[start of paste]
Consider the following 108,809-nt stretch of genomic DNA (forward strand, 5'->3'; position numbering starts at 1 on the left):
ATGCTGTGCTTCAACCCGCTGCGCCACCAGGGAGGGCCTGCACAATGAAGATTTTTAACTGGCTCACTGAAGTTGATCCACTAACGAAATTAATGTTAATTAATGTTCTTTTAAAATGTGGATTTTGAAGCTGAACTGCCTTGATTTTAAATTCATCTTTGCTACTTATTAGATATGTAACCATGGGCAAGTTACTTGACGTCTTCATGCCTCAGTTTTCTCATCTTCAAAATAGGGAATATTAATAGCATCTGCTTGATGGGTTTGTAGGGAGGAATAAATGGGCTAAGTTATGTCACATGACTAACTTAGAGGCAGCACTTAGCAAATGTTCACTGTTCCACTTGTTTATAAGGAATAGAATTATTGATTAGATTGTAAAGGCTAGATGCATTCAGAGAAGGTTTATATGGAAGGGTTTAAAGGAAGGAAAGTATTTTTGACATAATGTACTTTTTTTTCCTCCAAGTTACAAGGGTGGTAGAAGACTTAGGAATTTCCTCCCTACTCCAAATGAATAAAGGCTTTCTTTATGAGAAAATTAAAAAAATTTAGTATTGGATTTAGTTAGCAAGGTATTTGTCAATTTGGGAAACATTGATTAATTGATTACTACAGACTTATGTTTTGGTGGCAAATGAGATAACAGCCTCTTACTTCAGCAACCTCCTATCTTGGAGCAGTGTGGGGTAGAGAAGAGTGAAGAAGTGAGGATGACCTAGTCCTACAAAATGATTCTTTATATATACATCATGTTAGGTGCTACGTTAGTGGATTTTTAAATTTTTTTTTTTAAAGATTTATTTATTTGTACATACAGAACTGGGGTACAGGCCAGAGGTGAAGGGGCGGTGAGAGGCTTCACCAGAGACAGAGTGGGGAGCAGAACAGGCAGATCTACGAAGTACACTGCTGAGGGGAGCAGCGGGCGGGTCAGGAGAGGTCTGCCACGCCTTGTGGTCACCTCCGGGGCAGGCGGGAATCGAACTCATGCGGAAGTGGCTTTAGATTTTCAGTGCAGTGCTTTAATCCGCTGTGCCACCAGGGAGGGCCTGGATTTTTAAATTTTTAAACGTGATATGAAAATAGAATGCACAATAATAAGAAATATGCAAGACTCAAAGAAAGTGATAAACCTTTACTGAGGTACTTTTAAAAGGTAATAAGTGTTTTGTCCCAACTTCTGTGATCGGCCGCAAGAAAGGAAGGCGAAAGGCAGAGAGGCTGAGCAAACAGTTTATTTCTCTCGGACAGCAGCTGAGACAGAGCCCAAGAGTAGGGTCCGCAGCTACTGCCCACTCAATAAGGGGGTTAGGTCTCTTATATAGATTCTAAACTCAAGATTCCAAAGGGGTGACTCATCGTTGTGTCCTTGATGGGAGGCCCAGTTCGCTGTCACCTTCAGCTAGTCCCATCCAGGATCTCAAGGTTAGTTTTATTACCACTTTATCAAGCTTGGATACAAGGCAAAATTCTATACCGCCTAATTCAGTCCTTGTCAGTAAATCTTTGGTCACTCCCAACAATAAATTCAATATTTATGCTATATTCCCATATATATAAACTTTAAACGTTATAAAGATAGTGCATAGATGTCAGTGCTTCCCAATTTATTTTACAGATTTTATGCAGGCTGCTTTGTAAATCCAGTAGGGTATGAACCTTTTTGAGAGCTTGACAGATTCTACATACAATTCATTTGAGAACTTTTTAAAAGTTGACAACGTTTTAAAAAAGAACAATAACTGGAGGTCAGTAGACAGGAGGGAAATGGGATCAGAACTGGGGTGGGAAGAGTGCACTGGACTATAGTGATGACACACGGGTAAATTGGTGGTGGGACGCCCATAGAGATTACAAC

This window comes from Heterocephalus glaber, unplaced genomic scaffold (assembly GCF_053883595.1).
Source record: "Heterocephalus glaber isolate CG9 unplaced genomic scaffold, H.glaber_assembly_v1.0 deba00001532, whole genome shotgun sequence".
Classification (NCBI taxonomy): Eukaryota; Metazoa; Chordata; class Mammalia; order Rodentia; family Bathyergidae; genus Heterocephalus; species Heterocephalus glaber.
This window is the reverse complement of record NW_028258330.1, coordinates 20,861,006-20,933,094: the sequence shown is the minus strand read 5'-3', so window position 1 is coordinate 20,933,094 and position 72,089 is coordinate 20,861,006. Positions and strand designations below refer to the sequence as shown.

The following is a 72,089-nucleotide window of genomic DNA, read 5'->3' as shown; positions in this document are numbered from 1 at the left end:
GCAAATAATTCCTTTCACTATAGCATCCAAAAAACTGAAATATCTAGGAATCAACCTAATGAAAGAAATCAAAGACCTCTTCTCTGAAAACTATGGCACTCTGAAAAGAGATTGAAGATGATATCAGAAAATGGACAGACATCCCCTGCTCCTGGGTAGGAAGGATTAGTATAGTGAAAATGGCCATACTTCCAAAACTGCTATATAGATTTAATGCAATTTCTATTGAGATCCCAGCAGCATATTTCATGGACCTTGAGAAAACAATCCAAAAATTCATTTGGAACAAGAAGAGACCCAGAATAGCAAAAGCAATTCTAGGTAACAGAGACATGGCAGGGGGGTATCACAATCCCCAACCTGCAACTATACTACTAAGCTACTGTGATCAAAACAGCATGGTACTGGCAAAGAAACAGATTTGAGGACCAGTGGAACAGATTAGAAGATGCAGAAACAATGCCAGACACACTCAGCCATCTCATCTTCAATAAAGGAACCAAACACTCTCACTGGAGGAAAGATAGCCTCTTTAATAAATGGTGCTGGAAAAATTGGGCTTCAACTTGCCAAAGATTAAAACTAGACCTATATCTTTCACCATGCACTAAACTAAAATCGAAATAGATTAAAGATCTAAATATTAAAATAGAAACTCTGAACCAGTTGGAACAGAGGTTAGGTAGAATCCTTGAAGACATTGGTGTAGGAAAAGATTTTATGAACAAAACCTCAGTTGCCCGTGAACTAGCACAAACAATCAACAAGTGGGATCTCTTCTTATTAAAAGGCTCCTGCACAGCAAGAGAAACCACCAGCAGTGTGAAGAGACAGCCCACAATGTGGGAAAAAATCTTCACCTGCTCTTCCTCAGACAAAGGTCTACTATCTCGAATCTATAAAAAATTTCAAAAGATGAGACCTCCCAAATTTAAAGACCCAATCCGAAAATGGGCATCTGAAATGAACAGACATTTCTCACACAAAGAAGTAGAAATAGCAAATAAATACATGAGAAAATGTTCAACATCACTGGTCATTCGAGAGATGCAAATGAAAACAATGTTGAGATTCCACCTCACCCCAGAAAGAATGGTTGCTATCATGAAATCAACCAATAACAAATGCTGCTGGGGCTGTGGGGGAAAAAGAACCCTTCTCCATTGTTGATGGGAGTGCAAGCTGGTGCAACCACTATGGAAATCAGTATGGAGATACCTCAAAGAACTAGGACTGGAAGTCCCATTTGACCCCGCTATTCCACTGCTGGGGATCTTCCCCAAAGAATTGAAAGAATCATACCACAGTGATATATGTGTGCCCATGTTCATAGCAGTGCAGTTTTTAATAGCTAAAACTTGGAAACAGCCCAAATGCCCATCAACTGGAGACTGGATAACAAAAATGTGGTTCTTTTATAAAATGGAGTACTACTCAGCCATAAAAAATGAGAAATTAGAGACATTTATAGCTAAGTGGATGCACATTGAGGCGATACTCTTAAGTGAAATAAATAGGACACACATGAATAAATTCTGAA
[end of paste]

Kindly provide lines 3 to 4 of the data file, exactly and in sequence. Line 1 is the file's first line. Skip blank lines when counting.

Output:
This window comes from Heterocephalus glaber, unplaced genomic scaffold (assembly GCF_053883595.1).
Source record: "Heterocephalus glaber isolate CG9 unplaced genomic scaffold, H.glaber_assembly_v1.0 deba00001532, whole genome shotgun sequence".